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Iranian regime is dangerously isolated from the country’s citizens

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Iranian regime is dangerously isolated from the country’s citizens

Iranian regime is dangerously isolated from the country’s citizens

Prof. Hillel Frisch

The paltry number of demonstrators who took to the streets of Iran in response to the killing of Mohsen Fakhrizadeh, as well as other forms of evidence, reveal that the Iranian regime is dangerously isolated from the country’s citizens. The disconnection between the regime and the people is reminiscent of the Soviet regime in its last years in power.

The dramatic, perfectly executed killing of Iran’s top nuclear scientist, Mohsen Fakhrizadeh, revealed—even more than did the killing of Quds Force leader Qassem Soleimani in January—just how porous and exposed is the Iranian security establishment. Dozens if not hundreds of well-placed and informed Iranians appear, whether for pecuniary or political reasons, to be willing to work with the US and Israeli security services. The regime’s control over and surveillance of the state is clearly lax, despite its many security forces. The regime not only failed to thwart the killing but has been unable so far to apprehend the culprits.

The killing of Fakhrizadeh put on display the greatest danger threatening the Iranian regime: its isolation from its own citizenry. It is reminiscent of the kind of isolation that drove Soviet leader Mikhail Gorbachev to attempt to reform the system out of fear that he and his colleagues at the top would face fatal retribution from a populace that had long ago lost faith in the regime.

Thirty years ago, a move as striking as the killing of a key security figure inside Iran would have brought tens if not hundreds of thousands of citizens into the streets to chant “Marg bar Israeel” (Death to Israel) or “Death to the Little Satan and the Great Satan [the United States].” Flags of both countries would have been trodden upon and set aflame.

Thirty years later, photos of the streets of Iran after the Fakhrizadeh killing show numbers of demonstrators that can be counted on one’s fingers. All told, the demonstrators in various cities numbered in the hundreds at most. Such is the loss of ideological ardor among ordinary Iranians.

Data sourced from Google Trends confirm the message the photos represent.

Searches for the phrase “Little Satan,” a term that is used in the ayatollahs’ newspeak to refer exclusively to Israel, show that its highest peaks of popularity since 2004 occurred at least a decade ago. (One must bear in mind that internet penetration has increased greatly since then, meaning the graph does not plot the relative decline in searches given the increasing usage of the internet in Iran.)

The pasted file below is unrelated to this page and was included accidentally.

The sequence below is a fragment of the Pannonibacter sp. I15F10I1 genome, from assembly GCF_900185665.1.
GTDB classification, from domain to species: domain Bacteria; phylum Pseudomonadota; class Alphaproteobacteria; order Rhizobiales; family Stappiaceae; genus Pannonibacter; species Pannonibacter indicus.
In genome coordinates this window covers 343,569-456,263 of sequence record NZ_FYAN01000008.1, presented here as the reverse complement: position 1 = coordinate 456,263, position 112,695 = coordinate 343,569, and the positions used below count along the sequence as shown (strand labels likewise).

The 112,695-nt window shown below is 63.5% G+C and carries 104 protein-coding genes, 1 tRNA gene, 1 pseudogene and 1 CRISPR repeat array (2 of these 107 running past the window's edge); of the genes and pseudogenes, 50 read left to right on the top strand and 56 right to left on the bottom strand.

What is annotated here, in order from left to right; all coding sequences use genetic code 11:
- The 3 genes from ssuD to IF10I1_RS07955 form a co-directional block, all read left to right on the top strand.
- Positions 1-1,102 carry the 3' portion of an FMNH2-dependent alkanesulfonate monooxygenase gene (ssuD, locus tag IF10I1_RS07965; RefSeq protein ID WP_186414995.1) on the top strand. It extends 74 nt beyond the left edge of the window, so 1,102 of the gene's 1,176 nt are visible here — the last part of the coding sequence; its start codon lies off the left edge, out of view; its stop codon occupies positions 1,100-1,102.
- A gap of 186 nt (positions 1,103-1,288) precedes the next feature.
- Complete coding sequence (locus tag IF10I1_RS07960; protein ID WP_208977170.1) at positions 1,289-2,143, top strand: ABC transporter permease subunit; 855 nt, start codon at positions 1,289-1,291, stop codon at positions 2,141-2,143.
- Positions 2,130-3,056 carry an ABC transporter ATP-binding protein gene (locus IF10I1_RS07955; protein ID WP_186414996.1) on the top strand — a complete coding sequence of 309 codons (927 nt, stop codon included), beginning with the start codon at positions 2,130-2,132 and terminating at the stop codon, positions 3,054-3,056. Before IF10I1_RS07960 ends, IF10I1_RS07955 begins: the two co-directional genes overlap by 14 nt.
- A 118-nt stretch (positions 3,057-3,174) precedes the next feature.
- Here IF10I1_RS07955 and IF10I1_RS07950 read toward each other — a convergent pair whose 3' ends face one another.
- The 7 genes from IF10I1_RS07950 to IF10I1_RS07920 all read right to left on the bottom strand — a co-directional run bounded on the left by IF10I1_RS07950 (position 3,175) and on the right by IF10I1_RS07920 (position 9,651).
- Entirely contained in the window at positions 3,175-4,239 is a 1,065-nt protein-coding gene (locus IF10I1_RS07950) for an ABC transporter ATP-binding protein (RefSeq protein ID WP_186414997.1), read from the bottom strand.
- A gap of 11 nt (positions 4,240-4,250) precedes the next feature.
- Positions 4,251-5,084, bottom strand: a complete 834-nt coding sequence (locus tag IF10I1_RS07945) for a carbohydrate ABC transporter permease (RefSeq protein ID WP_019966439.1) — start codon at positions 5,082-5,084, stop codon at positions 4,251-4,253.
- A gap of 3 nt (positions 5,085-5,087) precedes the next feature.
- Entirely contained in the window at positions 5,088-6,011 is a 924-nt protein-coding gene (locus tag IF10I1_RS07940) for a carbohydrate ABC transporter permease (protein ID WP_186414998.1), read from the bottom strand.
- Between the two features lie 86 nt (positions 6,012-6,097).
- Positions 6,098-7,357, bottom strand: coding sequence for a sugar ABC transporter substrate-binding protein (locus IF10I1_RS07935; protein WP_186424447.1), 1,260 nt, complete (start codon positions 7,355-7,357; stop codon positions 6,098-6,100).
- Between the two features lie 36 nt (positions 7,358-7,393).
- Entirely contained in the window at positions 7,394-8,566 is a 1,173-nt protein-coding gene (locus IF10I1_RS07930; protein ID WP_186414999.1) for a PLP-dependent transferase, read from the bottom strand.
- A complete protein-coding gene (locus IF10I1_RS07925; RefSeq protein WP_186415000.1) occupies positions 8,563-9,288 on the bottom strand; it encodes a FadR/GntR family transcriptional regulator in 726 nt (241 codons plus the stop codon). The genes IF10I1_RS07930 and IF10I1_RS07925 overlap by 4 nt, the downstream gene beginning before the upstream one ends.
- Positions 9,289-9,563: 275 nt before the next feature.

Also telling is how limited the term’s popularity is in terms of location. Terms that are frequently searched can also be broken down in Google Trends by location (usually by province or district) or by location type (city or countryside). For example, Iranian searches for the word “Khomeini” are sufficiently frequent that Google provides the breakdown by province. But for the phrase “Little Satan,” there were not enough searches to provide such a breakdown.

Similarly, the popularity of the chant “Death to Israel” has declined over time.

While internet searches for this chant were sufficiently numerous to provide a breakdown by province, interest was limited. Google Trends could only generate data for nine of Iran’s 31 provinces.

The results of the breakdown by province are hardly surprising. Qom Province (pop. 1.1 million), home to the city with the highest density of Shiite religious institutions and schools and the burial sites of venerated religious teachers, leads the country in searches for “Death to Israel.”

By contrast, at the bottom of the list is Tehran Province, which has over 14 million inhabitants (12 times more than Qom) and is the political and economic capital of the country. Searches for “Death to Israel” in Tehran Province relative to its population were one-thirtieth the relative amount of searches in nearby Qom Province.

All told, the paltry number of demonstrators and scant interest in the regime’s hackneyed chants and rituals are reminiscent of the last years of the Soviet Union, when only communist diehards supported the system.

Why should it be any different in Iran? The Russian man in the street in the last days of the USSR could not understand his country’s economic and military largesse toward Nasser’s Egypt and Hafez Assad’s Syria at their expense. Neither can the average Iranian understand the Islamic regime’s funneling of Iranian money and other resources into Syria. Just as Russians came to resent the Soviet Union for spending blood and treasure in far-away Afghanistan as they stood on food lines at home, the Iranian people question why the regime does the same for Hezbollah in Lebanon at their own expense.

Even less can they understand why they—many of whom yearn for a good education and the opportunity to participate in the wider world of science, technology, and international business—should be expected to spend their time chanting “Death to America” and “Death to Israel.”

No killing of a regime superstar, it seems, will persuade them otherwise.

Prof. Hillel Frisch is a professor of political studies and Middle East studies at Bar-Ilan University and a senior research associate at the Begin-Sadat Center for Strategic Studies.

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